The latest issue of Geist magazine (#93) is out. Along with my regular books column, it contains my feature article on Richard Maurice Bucke, the 19th century alienist and religious mystic.
I first got interested in Bucke when I was in graduate school in the 1970s. His story is fairly well known to specialists -- there is an unfortunately lifeless 1986 biography by Sam Shortt, Victorian Lunacy -- but not I suspect to the general public.
Bucke led essentially three lives: he was a religious mystic, an asylum keeper and a fanatical devotee of the American poet Walt Whitman.
In 1876 while visiting England Bucke had a transcendental religious episode during which he experienced a moment of illumination that he spent the rest of his life trying to understand. The result was his classic study of spirituality, Cosmic Consciousness, published in 1901, the year before his death. I daresay it is the most influential book on religion written by a Canadian.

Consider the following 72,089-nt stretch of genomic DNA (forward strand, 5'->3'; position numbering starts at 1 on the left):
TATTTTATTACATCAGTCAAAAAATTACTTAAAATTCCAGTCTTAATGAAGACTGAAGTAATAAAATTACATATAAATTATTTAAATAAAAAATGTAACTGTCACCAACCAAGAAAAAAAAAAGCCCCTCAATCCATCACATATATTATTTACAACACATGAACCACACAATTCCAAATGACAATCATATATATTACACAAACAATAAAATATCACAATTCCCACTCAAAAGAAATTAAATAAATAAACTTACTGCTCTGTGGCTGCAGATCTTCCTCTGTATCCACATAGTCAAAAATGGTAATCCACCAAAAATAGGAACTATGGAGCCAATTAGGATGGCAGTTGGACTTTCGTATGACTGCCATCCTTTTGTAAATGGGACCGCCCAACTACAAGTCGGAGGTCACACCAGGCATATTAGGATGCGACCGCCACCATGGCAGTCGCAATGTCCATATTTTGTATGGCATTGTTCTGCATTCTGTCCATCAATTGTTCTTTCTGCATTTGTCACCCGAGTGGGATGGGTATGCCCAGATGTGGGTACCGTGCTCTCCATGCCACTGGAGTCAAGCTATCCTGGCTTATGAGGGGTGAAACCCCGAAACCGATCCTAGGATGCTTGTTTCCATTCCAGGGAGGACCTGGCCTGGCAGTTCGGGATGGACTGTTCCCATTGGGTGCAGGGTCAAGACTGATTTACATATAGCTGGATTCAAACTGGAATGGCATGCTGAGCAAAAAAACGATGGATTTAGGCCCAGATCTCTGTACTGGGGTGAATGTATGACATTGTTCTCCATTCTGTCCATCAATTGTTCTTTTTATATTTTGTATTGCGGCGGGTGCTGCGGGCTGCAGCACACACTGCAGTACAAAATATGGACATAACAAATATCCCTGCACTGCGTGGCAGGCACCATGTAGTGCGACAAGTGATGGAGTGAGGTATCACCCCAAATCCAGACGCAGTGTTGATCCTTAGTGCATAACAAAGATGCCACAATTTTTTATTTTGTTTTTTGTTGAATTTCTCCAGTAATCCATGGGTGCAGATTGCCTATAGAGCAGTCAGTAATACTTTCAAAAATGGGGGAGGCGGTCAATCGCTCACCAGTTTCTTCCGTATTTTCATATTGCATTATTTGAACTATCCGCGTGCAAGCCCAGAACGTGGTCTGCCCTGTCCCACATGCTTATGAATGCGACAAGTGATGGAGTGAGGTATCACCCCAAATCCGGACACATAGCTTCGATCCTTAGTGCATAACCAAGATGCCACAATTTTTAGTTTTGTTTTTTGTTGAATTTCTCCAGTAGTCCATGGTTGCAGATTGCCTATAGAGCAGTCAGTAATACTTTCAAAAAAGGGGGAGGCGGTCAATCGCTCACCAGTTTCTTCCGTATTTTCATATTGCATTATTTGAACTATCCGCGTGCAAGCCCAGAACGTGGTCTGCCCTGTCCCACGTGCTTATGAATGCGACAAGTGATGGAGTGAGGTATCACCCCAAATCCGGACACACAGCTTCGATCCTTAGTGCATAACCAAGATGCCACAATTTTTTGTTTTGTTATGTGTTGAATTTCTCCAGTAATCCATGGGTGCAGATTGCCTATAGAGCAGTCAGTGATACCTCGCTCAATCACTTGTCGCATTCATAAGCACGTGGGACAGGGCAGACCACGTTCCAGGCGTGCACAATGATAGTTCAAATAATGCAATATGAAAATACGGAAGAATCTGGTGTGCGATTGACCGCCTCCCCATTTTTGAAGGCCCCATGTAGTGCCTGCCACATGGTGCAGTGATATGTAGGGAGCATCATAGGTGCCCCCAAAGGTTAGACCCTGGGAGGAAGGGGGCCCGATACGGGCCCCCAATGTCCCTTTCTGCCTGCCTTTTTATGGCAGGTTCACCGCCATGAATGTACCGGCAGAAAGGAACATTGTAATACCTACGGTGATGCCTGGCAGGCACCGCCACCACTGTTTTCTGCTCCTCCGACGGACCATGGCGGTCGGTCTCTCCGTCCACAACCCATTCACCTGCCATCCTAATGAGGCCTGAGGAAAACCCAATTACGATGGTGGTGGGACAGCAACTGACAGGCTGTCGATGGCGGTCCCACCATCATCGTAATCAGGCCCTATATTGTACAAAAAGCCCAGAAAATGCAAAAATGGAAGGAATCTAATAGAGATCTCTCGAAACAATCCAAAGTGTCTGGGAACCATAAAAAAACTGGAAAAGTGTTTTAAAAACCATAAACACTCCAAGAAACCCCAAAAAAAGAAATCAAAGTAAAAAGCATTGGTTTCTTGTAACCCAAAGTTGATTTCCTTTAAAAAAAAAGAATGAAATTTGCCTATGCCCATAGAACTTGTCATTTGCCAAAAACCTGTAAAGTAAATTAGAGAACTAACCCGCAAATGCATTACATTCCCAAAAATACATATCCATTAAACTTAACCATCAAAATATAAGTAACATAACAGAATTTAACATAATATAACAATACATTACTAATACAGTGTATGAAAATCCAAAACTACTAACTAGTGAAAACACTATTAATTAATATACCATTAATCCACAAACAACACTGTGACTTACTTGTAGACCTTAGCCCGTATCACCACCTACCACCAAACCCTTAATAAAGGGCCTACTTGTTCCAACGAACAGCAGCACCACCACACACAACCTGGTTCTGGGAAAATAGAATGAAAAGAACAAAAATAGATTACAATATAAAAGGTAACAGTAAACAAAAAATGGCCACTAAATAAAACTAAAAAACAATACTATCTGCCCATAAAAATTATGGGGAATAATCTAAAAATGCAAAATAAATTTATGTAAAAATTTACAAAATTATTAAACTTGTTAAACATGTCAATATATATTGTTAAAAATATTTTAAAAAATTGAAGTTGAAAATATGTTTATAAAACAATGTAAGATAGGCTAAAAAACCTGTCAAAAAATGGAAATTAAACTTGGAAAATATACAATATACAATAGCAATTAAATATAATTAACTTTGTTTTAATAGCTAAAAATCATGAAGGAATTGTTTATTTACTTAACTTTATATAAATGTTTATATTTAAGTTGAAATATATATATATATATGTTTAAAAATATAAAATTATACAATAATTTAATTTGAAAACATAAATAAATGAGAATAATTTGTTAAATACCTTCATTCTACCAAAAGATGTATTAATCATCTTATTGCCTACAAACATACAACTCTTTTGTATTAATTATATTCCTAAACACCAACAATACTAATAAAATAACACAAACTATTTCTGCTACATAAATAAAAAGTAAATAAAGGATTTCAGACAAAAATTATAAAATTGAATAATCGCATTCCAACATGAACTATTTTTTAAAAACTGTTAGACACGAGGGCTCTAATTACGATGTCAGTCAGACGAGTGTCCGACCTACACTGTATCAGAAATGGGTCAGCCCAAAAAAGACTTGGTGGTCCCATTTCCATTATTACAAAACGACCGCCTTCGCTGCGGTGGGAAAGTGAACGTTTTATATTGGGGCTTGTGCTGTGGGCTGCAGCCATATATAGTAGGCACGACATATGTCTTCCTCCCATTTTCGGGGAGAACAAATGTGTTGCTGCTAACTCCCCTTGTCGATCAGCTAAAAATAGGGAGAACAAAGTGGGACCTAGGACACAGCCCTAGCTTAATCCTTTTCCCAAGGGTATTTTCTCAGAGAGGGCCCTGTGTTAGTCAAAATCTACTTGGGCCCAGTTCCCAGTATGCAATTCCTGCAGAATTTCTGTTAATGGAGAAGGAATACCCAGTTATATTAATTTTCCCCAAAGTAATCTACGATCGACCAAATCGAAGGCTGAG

Meanwhile, Bucke was also a key figure in the history of mental health care. He was a practising alienist, which is what psychiatrists were called before they were called psychiatrists, and for more than two decades he ran the mental asylum in London, Ontario.
And thirdly, Bucke became a close friend of, and medical advisor to, Walt Whitman, whom he believed was a living embodiment of his ideas about cosmic consciousness. Without exaggeration, he thought that Whitman was a god among men.
I hope the Geist article conveys something of Bucke's fascinating story. Look for the mag on your local newsstand.